Weekends can be tricky things. After working a long week, all you can think about is everything you’ll get done on Saturday and Sunday — chores, a project around the house, a new recipe, going out with friends, etc. Sometimes you hit a snag, though, and the whole weekend goes to hell and you just have to come to peace with the fact that you didn’t do anything you wanted to do and work will come again on Monday morning the same as it would before.
Yesterday was going well — yoga in the morning, a great workout at the gym, and lots of yummy ingredients bought to make my favorite Thai chicken soup, BUT a little after I finished cooking, I started to feel like garbage. My neck was bothering me so much that it was giving me a stomach AND headache, and I felt groggy and dizzy. I ate, showered, and ended up taking a nap around 5:30. After I woke up a few hours later, I didn’t feel much better. I cancelled some plans, watched the world have fun on Instagram, and laid on the couch feeling sorry for myself.
I woke up today feeling better, though, and in my new state of mind, decided that it would be a good (and productive) day. No, I didn’t see anyone yesterday, and no, I didn’t work on this blog or unpack some boxes that haven’t been touched since we moved in or practice kanji or even watch a movie, but that was yesterday and today is today, and just because I let yesterday slip doesn’t mean that this weekend should be considered a wash.
30 Day Yoga Challenge: Day Five
I started day five of my 30 day yoga challenge by repeating Sarah Beth’s Yoga for Scoliosis. I plan to try to repeat this one at least twice a week. My right shoulder (back by my shoulder blades and in the front side in my chest muscles) felt incredibly tight today, so I made it a point to really focus on breathing the stretch into those areas while in my twists and forward folds.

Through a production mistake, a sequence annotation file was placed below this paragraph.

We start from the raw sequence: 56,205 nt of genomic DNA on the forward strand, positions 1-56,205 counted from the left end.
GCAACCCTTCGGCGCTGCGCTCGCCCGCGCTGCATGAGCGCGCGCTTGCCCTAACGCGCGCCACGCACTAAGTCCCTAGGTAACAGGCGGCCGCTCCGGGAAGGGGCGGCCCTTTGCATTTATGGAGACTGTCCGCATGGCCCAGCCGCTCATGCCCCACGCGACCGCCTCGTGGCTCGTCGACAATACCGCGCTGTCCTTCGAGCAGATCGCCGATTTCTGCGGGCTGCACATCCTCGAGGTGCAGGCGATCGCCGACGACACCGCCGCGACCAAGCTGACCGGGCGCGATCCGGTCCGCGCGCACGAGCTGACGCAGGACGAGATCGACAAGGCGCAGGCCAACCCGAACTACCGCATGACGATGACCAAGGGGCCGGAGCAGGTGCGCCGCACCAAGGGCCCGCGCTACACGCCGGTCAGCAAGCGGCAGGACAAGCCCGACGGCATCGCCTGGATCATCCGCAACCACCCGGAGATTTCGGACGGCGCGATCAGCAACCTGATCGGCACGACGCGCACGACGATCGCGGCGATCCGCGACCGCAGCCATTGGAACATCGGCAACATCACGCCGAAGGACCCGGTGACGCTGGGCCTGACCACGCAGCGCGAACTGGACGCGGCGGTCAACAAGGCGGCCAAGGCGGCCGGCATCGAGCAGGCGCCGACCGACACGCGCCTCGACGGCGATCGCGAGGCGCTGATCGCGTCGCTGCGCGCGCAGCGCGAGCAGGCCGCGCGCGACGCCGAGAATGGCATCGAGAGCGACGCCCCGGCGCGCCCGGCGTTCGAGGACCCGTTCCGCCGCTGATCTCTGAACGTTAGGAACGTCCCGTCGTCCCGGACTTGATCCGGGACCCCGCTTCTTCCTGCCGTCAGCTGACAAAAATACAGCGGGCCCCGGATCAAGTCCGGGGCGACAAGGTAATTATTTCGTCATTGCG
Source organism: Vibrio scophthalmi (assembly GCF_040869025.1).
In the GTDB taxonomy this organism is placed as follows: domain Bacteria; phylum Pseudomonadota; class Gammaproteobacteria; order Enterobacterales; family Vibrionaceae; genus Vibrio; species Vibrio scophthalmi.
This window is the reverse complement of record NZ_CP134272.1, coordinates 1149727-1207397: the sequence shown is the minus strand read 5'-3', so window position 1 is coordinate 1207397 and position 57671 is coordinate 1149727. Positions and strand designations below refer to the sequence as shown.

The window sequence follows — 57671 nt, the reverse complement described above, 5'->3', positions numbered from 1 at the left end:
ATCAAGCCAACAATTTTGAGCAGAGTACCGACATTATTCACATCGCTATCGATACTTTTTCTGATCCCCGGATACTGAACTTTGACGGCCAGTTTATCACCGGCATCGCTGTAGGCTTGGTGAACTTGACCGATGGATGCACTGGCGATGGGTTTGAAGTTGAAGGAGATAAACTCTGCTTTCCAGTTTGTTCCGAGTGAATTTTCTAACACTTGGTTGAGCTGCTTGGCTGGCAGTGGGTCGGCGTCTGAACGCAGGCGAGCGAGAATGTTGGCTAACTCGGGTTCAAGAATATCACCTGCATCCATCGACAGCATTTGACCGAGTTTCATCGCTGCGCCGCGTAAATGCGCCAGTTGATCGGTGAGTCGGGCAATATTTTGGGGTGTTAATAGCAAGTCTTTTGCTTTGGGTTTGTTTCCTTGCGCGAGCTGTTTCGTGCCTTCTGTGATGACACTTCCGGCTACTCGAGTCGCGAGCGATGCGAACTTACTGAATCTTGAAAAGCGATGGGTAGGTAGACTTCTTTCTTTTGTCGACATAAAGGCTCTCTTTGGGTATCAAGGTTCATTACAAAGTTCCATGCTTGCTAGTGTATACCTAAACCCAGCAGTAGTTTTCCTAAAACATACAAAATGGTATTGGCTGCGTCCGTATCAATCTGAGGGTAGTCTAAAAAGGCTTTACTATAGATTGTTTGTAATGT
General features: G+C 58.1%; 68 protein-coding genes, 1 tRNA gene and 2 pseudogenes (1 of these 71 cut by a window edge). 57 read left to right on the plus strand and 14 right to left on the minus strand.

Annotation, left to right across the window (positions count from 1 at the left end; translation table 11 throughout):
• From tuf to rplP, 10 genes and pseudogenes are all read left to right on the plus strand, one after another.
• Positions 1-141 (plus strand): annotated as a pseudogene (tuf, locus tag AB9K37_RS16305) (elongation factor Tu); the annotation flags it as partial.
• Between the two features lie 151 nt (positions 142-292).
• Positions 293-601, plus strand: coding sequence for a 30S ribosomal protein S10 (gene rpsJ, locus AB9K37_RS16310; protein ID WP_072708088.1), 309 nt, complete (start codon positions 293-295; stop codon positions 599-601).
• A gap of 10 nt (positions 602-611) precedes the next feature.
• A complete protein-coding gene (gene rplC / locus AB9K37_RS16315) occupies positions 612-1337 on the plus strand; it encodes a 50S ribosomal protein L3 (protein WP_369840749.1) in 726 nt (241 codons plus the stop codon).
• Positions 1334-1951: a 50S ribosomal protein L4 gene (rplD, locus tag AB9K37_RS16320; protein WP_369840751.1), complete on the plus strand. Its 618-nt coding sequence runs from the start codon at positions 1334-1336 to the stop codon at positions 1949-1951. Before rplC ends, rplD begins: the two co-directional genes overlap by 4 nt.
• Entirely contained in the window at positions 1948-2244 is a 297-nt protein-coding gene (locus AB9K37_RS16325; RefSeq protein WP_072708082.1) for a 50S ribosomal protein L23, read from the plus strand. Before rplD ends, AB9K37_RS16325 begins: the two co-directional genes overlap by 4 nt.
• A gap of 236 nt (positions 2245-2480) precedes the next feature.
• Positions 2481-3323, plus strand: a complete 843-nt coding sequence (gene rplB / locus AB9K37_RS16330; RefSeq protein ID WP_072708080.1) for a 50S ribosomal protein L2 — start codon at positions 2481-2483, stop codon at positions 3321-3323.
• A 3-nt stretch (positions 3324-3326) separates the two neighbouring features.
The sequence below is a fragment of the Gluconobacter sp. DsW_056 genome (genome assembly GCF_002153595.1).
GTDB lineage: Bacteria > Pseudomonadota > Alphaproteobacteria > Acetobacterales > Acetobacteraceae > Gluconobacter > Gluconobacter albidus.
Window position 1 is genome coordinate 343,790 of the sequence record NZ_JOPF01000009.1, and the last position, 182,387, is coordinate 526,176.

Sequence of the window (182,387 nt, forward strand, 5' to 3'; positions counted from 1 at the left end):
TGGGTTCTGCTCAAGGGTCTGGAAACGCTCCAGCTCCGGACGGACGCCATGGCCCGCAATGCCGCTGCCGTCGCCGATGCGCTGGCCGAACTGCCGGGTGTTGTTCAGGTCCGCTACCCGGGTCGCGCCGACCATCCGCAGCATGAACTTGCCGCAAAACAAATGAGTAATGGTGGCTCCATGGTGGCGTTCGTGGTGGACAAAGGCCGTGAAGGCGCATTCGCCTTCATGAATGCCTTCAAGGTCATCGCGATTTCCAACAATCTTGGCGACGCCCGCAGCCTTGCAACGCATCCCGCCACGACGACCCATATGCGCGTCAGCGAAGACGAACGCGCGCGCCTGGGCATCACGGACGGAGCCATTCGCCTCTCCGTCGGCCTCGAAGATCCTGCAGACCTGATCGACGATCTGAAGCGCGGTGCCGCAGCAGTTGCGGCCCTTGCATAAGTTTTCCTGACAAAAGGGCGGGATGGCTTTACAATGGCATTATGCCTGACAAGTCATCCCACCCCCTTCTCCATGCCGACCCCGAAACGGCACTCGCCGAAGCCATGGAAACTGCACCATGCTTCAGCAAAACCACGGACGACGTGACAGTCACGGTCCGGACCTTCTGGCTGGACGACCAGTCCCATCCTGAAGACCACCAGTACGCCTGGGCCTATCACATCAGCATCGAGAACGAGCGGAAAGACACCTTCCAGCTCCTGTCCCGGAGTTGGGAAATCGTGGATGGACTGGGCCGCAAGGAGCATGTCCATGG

My mind kept wandering, though, and even in savasana at the end, I felt fidgety and twitchy. I kept thinking of all the things I needed to do TODAY to feel accomplished, to knock off my to do list, and to “make the most of the weekend” before 6 am tomorrow morning rolled around. No good! I remembered something I learned when I was using the Headspace app last year to help with meditation and mindfulness. When you’re trying to clear your mind, it isn’t being devoid of all thoughts, it’s more about acknowledging them and letting them pass. It’s like sitting on the side of a road and watching cars go by — you don’t dwell on one, you notice it and then just let it keep driving. I decided to do one more video and keep this visualization of cars passing me by as I tried to calm my mind and not just my muscles.
Next was a hip and lower back practice. I wanted to give the top half of my body a rest. Even though that’s the area that is crying out for the most help right now, I didn’t want to overdo it and cause more pain than relief. This was an incredible video! Then, Adriene started talking about letting any tension out – both mentally and physically – and it started to click. I tried to face my feelings from yesterday instead of dismissing them, respect why I felt that way, and let them go. A day was a day, it’s gone and we’re onto the next; I can’t control how I felt any longer, but I can control how I move forward. A lost Saturday with nothing to show for it has no bearing on my self worth and my self esteem should not be tied to a to do list.
- Dang, my hamstrings are tight!
- I have no headache today and I want to make note of that. I obviously notice when I do have one, and it feels like I have one all the time, so I want to acknowledge that today I don’t. That way, I can look back and remember that no, it’s not all the time!
- The forearm side planks in Sarah Beth’s video are a killer, and I’m not even close to being there again. I’m going to have to start incorporating my plank exercise that I made my students do during dance when I’m at the gym.
Namaste and see you tomorrow!
Disclaimer: I am so so so so so not even close to being a medical professional and the same goes for being a professional yoga instructor. All I’m doing is journaling my personal experiences regarding my physical health and my yoga practice, please do not follow any of this instead of going to a physician yourself. I do not believe YouTube is a substitution for true medical care, but can be a supplement to what you and your doctor decide what’s best for you!